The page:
SACRAMENTO, Calif. — Car batteries, cleaning detergent, plastics, paper fecal matter and shopping carts are what Rob Carpenter has been seeing when he flies his drone over Steelhead Creek. It's also what he's been reporting to Sacramento County.
“Just want to bring this awareness to make sure we are doing our part to clean-up,” said Carpenter, a concerned resident in the area.
He reached out to the county over the concerns of toxins and all the trash littering embankments and leeching into the water.
Reclamation District 1000 is the agency that he felt was helping the most with the issue.
General Manager Kevin King said it has been a problem since he took over the organization in 2019, which is when park rangers also helped them relocate 81 encampments from critical parts of the levee so they could monitor for flooding.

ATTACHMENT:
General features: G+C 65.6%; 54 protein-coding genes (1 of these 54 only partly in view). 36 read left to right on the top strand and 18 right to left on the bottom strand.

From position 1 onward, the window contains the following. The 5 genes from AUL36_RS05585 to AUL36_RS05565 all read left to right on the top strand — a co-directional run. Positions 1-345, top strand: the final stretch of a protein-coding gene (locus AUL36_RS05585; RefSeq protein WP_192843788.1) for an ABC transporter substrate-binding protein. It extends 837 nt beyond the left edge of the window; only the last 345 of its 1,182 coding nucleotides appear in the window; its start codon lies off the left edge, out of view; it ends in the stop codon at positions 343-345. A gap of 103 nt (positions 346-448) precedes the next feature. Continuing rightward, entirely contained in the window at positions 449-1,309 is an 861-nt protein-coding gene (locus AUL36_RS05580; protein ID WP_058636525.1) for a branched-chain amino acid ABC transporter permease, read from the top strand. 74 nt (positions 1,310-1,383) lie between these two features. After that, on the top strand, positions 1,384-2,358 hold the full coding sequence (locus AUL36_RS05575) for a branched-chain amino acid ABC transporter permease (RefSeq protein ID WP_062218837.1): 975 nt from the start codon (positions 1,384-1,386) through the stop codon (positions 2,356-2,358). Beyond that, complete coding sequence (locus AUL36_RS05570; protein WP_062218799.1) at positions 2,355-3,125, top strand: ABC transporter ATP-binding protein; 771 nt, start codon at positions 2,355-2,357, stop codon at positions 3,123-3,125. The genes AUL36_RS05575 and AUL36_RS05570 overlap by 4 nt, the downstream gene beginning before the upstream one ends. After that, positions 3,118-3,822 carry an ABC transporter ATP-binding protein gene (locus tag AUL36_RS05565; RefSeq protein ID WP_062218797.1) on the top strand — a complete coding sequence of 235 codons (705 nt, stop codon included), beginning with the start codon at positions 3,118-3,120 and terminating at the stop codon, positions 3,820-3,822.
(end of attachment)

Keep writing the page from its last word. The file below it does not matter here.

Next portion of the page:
“We removed over 110,000 pounds of trash just this year. Unfortunately, two weeks later, it looks like we weren’t even there,” said King.
They have an annual clean-up, and his office takes it upon themselves to host a cleanup every Friday. They are grateful the city and county passed an ordinance banning encampments from critical infrastructure like levees.
“The past three months now we’ve had weekly meetings with them to establish priority, and we did our first cleanup last week behind Home Depot behind Interstate 80,” said King.
Reclamation District 1000 has doubled their security budget, so once the critical area is clear, it stays clear. Plus, cleanups are 10% of their budget. It’s becoming a $350,000 a year problem.
Reclamation District 1000 says they are concerned about tomorrow’s rain because people living in the encampments will move up away from the water to the top of the levee, which means they can’t patrol and monitor for flooding.